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Wednesday, July 3, 2013

Living a dream...

One of our new prospecting friends, Brian B, commented the other day that we are “living his dream”.

It made me step back and take a good look!

Here it is, July 1, the date we are permitted to start mechanized mining and we’re so bogged down in detail that it’s hard to get the proper perspective on realizing our dream!

For what has been 2-1/2 years we have struggled through the permitting process, the subsequent MSHA certification and various setbacks with partners and equipment. Our latest problem has been running off a contractor who moved on to the claim to help us mine (plus a bevy of family and friends unknown to us).

We got a surprise email in May from the US Forest Service that road damage, traffic through the creek and in the permitted pit were way out of line. We checked into it, walking up a muddy and rutted trail past several vehicles stranded at various points.

Needless to say, the contractor is gone! The real irony of this situation is that after the confrontation, threats and a shoving match, we were asked for fuel money to leave the site!

On a subsequent visit we discover they have not only removed themselves and their equipment, but also several pumps, sluice boxes and miscellaneous fittings not belonging to them are also gone!

So in some ways were are back to Square 1, putting together this part and that fitting to re-create operating equipment.

The good news is that a fellow prospector is pitching in, loaning out his equipment and getting us back on track!

So we’re back to living our dream J and as I told Brian… sometimes dreams have a nightmarish quality, but then nothing is worth much unless you have to work for it!

A quick update… short test run on equipment resulted in expected gold!

Wednesday, May 22, 2013

Nature at work...

        We helped some friends get situated on Boulder Creek 1-1/2 weeks ago for dry digging… no run-off this spring but they were chasing bedrock so they didn’t really mind.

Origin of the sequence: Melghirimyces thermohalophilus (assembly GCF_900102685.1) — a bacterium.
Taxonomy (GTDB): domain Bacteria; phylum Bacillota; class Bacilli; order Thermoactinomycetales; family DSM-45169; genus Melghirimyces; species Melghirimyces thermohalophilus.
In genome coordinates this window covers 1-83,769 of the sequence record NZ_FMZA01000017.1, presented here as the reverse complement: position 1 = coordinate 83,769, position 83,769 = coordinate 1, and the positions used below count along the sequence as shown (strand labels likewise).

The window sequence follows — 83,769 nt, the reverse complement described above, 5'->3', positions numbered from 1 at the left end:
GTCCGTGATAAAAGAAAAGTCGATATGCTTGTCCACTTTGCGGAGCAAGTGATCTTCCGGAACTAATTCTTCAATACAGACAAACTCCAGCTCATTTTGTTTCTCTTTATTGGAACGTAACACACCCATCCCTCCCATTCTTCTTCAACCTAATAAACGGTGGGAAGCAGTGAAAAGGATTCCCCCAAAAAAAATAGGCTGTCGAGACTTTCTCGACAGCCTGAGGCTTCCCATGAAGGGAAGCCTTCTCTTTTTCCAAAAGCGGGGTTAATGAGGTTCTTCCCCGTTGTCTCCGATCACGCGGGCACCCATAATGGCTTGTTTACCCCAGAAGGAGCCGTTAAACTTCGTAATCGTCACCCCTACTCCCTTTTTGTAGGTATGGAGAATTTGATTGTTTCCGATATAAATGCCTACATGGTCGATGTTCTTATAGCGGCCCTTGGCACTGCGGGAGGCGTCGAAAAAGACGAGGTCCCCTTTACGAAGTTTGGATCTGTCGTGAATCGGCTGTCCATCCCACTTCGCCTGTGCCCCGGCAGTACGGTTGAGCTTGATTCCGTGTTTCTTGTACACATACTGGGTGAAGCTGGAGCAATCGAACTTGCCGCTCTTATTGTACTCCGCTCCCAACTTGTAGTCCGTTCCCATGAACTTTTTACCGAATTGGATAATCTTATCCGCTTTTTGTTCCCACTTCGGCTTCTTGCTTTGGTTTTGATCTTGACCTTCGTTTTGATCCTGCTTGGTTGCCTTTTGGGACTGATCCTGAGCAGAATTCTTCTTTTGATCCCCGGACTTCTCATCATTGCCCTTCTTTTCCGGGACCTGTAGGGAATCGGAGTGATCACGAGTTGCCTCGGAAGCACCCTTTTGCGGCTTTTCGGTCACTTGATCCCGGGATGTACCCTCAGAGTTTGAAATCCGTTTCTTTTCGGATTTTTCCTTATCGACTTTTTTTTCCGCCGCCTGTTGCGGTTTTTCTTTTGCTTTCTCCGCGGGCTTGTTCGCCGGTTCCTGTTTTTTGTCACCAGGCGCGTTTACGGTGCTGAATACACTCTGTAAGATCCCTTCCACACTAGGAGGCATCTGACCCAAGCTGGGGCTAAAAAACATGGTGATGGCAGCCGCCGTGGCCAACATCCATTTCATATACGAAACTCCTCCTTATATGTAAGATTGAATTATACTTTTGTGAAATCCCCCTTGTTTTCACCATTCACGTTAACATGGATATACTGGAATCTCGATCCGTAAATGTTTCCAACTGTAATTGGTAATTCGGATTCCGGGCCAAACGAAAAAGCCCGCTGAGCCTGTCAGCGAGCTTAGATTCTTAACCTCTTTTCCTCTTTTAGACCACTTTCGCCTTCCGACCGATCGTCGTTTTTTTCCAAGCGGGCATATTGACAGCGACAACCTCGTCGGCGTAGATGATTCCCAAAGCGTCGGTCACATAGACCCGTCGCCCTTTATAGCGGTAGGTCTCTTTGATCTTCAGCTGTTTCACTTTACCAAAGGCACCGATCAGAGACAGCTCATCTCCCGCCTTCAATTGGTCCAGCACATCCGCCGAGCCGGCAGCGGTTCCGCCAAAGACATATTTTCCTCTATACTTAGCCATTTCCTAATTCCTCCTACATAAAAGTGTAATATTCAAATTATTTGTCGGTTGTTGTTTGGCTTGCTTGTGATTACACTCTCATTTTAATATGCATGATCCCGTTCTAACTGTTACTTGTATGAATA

We got a call from them the following Saturday, said they had found some gold, really enjoyed the week and were headed for home after an evening with rain showers and hail.

        Sunday we wandered over that way since the rain continued and we hoped there might be some sign of run-off.  Keep in mind that Black Hills experience tells us we need in the range of three inches of rain to saturate the ground and begin any kind of flow in the creeks. We also know that our Boulder claim, 40 acres, can have running water toward the top and none near the bottom!

        We had to email this photo, 24 hours after our friends departed, all of the last two years’ workings being flooded. Ironically, we could still cross a dry creek at Camp Five for access in and out.

        A friend, Brian, decided to really experience his first flood event in the Northern Hills, and traveled the area photographing various creeks. We credit this later stage flood photo to him! It features the same stretch of creek with the old pit filling rapidly.

        Now if you are curious, this flood event was pretty specific to the Northern Hills. Spearfish registered around four inches total, with rains tapering to about one inch at Hill City and the Southern Hills having isolated showers and not much accumulation.

        We sit in awe of Mother Nature’s ability to scour any evidence of man and re-create her natural beauty!


Tuesday, April 9, 2013

Spring in the Black Hills...

        Everyone is getting antsy to get out and prospect!

        Chris emailed, “I finally got some dirt! It's muddy muddy muddy! I think I have about 2 inches of mud caked on to the running boards. The dam's filling up though with plenty of run off coming in.”

          We’ve been out and about also, driving mostly on gravel roads since the frost is just coming out of the US Forest Service trails.

          We’ve gotta say, though, that Chris’ comments are pretty unique. We’re not seeing much spring run-off elsewhere.

          Some friends were digging at the Tallent near Rochford… the ground pretty much clear of snow, the creek more like mid-summer than spring run-off!
          Further into the Central Hills the weather made a dramatic change to snow, sleet and a few raindrops. We collected some (hopefully) ore specimens, and returned to Rapid Creek. Our friends said they had found some gold, so all were happy.

          About this time every year, we spend a day or two checking winter damage to claim posts, location certificates, signage. We were disappointed on a couple of levels. First we found very little evidence of our lode claim boundaries. We put up new posts, new location certificates and flagging to help make them visible.

          We thought it a little unusual… our spring check usually means putting a post back upright, replacing faded signage, etc.